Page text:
Wednesday, October 7, 2015

How to Read a Mind

There are two types of discussions: useful and useless. Useless ones are also known as arguments. And you can't win an argument.

But the distinction can be subtle. How do you know which is which?

Simple: Is the other party trying to understand your thought before refuting it?

Thoughts are complicated. If they weren't, there would be no need to discuss them. So you probably need some back and forth before the other party truly grasps the idea. This can take the form of questions, summarization, or other some other type of clarification.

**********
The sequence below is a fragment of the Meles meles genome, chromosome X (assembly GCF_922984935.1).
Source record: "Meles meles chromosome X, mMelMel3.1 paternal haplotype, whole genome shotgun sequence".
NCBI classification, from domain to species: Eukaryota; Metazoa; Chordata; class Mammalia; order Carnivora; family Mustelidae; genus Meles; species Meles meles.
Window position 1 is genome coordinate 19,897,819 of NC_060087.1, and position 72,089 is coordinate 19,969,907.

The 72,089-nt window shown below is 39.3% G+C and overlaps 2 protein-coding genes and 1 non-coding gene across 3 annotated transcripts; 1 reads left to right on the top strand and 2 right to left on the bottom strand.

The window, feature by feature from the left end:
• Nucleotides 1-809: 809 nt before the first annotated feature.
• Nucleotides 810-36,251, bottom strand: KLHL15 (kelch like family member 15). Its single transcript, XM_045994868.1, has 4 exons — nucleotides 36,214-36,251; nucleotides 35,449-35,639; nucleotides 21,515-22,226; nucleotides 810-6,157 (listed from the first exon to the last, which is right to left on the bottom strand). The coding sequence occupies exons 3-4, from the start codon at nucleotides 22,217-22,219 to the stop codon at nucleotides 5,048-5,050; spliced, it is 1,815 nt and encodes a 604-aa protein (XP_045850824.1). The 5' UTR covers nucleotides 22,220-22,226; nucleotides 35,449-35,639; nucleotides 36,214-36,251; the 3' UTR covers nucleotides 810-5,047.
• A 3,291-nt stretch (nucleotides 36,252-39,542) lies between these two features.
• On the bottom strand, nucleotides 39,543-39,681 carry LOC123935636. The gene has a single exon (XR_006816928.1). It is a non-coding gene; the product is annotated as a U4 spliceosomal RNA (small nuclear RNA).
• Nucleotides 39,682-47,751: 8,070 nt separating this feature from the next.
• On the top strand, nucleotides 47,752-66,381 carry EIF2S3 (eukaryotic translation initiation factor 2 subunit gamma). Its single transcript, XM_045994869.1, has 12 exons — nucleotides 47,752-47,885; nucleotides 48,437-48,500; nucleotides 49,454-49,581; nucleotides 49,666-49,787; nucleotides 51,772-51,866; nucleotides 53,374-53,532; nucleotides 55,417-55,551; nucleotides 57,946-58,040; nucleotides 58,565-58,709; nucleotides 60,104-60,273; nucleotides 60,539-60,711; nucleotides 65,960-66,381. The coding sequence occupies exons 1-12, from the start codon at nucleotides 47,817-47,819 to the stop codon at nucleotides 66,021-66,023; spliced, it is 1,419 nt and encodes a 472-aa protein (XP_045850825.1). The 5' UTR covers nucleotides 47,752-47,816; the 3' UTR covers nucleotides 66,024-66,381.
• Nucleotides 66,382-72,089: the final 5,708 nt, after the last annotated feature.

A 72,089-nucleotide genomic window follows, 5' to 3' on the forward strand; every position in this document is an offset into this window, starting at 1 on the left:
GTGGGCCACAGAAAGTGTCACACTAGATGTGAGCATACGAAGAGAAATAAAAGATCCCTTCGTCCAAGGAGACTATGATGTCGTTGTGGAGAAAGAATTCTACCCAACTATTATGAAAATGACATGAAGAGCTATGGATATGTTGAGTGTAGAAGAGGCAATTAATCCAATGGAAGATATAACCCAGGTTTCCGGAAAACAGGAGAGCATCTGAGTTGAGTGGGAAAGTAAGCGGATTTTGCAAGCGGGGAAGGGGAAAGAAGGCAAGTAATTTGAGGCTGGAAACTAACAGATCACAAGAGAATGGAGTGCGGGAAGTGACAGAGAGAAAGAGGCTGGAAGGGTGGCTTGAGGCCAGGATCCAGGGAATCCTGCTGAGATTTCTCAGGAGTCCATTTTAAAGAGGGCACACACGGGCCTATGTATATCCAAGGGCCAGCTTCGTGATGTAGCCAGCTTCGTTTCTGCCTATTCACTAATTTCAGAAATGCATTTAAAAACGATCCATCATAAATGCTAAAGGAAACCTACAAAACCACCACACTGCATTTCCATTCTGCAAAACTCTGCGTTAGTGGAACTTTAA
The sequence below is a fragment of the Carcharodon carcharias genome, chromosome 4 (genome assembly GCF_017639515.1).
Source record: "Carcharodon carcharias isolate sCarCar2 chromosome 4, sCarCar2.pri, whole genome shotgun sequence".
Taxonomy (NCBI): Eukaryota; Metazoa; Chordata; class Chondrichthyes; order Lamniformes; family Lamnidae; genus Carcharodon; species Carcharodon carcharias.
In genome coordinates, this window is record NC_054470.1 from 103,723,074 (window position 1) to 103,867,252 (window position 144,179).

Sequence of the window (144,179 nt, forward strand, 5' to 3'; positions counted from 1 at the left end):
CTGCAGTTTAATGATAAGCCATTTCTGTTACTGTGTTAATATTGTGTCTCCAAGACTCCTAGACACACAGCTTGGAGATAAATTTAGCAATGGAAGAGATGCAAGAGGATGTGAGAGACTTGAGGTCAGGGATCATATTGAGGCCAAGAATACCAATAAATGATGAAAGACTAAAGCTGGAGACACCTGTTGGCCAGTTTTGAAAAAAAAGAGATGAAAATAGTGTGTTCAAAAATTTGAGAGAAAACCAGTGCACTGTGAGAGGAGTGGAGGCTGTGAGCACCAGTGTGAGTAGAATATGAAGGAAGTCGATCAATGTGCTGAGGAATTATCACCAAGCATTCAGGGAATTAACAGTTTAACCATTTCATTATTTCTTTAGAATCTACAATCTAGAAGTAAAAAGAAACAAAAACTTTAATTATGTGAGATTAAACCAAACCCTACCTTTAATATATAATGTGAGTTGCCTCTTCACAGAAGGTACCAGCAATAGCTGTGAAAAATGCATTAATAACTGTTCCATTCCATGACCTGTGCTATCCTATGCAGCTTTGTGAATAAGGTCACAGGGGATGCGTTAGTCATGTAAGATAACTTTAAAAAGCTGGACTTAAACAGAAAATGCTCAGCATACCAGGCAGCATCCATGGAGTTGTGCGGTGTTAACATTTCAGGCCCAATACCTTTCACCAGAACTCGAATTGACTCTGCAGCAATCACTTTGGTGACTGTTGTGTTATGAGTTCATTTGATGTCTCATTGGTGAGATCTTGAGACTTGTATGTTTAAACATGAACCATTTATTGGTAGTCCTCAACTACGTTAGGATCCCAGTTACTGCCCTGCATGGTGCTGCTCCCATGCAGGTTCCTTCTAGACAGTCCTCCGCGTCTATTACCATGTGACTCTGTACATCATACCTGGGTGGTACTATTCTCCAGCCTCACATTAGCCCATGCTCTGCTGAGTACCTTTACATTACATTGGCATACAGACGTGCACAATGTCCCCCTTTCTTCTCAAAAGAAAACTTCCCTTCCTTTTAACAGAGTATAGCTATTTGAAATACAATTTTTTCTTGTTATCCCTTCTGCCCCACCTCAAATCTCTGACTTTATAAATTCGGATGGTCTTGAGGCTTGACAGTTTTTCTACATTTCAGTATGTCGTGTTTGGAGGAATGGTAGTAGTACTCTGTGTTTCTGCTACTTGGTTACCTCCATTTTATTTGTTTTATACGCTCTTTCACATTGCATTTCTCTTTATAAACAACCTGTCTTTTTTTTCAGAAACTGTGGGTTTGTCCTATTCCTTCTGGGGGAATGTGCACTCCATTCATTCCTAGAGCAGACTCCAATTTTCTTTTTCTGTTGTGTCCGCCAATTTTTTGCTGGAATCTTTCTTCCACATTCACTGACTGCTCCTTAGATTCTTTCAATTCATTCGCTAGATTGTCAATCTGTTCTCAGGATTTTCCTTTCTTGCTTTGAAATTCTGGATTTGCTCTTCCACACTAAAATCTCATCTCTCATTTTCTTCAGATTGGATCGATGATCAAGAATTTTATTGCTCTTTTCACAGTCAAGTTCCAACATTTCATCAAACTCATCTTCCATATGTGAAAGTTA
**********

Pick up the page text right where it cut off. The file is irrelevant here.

If, however, the other party doesn't pursue that understanding but jumps directly into a rebuttal, you are now in a useless discussion. Congratulations!

But why is it useless? Your points make sense, right? In an argument, the other party has already made up their mind. Everything you say can and will be used against you.

In other words, this technique can tell you what is in the other party's mind. It can thus help you avoid wasting your time. You can't win an argument.

Of course, it goes both ways. If you find yourself refuting something without first pursing an understanding of it, you can tell that your mind is already made up.